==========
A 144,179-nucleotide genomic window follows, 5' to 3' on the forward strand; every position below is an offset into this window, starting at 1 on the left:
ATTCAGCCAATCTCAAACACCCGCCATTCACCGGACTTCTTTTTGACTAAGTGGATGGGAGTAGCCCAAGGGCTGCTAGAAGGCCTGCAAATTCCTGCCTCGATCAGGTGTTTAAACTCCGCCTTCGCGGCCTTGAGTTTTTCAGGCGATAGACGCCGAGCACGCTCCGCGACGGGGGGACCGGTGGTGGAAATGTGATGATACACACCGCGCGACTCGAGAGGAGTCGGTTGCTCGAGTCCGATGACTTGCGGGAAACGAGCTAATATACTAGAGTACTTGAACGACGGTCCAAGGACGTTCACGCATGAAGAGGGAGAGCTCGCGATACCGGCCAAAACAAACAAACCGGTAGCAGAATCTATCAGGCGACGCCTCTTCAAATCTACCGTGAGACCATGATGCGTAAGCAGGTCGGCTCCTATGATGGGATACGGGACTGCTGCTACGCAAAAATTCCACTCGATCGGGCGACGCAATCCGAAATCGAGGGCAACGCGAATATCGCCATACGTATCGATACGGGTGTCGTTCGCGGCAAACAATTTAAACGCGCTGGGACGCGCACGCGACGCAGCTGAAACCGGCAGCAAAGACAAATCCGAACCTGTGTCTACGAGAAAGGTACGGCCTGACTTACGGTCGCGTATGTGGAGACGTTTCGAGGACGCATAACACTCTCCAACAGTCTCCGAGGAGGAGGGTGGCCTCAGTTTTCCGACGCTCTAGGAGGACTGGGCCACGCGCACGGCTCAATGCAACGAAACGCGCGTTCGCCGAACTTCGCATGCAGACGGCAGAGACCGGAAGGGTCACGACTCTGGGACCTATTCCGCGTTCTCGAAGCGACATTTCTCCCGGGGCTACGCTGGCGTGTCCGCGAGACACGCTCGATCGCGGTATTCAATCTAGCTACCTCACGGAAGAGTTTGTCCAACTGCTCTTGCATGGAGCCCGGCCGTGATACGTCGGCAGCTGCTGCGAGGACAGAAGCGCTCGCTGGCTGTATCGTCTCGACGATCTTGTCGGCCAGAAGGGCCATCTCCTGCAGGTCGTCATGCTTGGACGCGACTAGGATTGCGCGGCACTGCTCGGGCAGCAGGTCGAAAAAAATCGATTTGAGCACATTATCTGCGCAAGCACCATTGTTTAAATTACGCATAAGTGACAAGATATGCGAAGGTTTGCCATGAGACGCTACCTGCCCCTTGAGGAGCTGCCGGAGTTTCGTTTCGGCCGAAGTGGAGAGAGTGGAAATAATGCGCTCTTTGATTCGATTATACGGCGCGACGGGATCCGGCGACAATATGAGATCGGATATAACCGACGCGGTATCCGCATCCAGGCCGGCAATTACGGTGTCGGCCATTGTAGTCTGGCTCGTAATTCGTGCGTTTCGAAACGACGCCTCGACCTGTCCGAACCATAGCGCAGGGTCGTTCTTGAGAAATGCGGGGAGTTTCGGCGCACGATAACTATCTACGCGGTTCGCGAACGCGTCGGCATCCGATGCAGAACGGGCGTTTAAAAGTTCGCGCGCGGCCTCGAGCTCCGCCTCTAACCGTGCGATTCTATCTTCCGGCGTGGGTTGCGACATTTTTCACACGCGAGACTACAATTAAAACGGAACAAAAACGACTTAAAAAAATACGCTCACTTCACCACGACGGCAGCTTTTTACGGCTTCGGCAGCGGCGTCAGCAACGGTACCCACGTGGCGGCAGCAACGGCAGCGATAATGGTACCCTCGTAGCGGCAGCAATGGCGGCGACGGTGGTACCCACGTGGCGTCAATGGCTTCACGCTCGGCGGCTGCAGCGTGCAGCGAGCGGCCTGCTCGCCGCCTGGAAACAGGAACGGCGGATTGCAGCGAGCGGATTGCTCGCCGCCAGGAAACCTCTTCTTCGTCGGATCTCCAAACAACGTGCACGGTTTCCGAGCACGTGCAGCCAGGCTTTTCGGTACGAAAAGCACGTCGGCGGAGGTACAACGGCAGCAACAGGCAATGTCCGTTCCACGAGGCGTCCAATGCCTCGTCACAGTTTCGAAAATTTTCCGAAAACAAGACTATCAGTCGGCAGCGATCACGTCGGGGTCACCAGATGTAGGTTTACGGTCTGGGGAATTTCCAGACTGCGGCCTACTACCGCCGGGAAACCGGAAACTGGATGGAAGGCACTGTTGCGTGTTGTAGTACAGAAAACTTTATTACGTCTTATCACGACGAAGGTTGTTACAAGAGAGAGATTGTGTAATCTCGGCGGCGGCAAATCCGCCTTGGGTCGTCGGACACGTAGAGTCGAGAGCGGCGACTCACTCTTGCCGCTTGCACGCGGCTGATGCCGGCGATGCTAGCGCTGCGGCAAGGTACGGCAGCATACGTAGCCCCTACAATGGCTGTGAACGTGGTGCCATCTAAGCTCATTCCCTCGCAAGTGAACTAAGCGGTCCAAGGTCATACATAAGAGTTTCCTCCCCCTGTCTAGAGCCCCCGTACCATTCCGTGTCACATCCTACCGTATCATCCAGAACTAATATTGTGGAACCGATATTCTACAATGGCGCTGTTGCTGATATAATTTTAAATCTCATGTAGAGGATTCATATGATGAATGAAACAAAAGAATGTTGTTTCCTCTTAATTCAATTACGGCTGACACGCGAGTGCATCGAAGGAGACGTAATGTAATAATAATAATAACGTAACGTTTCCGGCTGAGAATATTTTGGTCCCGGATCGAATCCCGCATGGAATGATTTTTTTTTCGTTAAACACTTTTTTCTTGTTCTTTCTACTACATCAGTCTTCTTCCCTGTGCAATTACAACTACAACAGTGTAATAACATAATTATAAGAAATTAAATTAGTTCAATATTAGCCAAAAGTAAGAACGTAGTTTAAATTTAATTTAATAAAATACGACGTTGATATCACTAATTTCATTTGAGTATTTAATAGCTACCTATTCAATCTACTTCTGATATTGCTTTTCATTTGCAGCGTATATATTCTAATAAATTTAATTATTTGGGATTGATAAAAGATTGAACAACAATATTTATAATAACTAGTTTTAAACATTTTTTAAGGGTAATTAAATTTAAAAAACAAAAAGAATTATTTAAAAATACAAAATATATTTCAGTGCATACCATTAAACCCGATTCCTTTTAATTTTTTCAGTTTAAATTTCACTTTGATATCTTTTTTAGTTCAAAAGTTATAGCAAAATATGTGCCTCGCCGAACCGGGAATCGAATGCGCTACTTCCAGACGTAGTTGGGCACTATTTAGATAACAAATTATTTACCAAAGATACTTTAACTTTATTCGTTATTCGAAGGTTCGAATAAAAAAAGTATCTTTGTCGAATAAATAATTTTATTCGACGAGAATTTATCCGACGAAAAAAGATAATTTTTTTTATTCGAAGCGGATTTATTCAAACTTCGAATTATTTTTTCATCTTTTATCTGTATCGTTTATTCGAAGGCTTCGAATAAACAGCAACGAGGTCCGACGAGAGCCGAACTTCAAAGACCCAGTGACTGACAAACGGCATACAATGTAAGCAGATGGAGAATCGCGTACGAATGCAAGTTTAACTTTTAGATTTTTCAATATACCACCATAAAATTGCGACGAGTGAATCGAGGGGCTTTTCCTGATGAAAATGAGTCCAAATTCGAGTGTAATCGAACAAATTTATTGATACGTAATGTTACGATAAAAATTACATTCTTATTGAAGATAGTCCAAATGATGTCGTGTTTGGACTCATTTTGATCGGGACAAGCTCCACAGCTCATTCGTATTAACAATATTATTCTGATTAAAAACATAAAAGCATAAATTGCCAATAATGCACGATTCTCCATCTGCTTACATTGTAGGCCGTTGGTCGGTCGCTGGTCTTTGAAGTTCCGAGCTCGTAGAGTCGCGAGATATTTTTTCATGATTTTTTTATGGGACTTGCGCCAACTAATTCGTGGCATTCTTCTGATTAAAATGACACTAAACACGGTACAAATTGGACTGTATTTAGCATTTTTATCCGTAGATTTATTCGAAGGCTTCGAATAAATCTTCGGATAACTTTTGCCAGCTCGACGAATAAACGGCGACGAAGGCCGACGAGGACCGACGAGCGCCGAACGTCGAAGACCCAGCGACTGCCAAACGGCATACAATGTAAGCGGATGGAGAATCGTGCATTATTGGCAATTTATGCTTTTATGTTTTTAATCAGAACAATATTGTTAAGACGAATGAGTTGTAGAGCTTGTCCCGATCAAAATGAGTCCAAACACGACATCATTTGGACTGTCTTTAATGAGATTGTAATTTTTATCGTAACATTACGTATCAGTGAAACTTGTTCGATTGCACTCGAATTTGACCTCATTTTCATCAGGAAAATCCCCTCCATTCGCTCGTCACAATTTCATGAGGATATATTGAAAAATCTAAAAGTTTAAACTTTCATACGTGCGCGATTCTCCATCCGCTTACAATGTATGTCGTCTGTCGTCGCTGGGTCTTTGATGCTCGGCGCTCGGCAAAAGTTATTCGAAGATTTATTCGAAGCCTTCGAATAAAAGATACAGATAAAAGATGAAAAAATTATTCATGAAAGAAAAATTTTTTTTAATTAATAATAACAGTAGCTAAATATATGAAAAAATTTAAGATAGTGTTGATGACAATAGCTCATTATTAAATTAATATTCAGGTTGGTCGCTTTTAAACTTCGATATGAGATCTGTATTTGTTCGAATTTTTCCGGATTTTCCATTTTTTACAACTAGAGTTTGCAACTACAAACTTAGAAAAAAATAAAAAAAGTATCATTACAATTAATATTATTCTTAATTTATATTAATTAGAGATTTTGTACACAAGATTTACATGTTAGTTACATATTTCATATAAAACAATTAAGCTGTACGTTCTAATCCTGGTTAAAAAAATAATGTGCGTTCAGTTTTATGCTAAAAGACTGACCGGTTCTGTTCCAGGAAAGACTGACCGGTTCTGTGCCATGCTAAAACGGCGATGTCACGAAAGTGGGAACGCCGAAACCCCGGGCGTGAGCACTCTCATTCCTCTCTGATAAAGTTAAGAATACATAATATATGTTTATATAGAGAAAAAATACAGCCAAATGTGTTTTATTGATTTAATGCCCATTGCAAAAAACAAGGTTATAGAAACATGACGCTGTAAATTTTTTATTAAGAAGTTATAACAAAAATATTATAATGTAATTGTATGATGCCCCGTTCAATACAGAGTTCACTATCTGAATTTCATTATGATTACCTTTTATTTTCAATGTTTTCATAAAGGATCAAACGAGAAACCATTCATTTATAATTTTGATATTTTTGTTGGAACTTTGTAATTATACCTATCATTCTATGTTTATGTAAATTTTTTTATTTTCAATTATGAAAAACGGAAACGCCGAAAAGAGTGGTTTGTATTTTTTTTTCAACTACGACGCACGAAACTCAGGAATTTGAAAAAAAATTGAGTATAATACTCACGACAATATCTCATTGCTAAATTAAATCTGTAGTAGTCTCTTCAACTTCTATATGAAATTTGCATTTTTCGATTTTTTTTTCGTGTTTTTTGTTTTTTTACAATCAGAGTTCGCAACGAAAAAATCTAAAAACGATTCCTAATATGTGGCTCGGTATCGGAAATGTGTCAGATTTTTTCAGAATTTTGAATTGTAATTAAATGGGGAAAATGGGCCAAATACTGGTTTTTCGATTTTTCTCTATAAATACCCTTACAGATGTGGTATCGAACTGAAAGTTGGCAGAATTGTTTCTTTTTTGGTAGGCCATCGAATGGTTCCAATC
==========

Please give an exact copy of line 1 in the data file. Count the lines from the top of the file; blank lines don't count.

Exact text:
A 144,179-nucleotide genomic window follows, 5' to 3' on the forward strand; every position below is an offset into this window, starting at 1 on the left: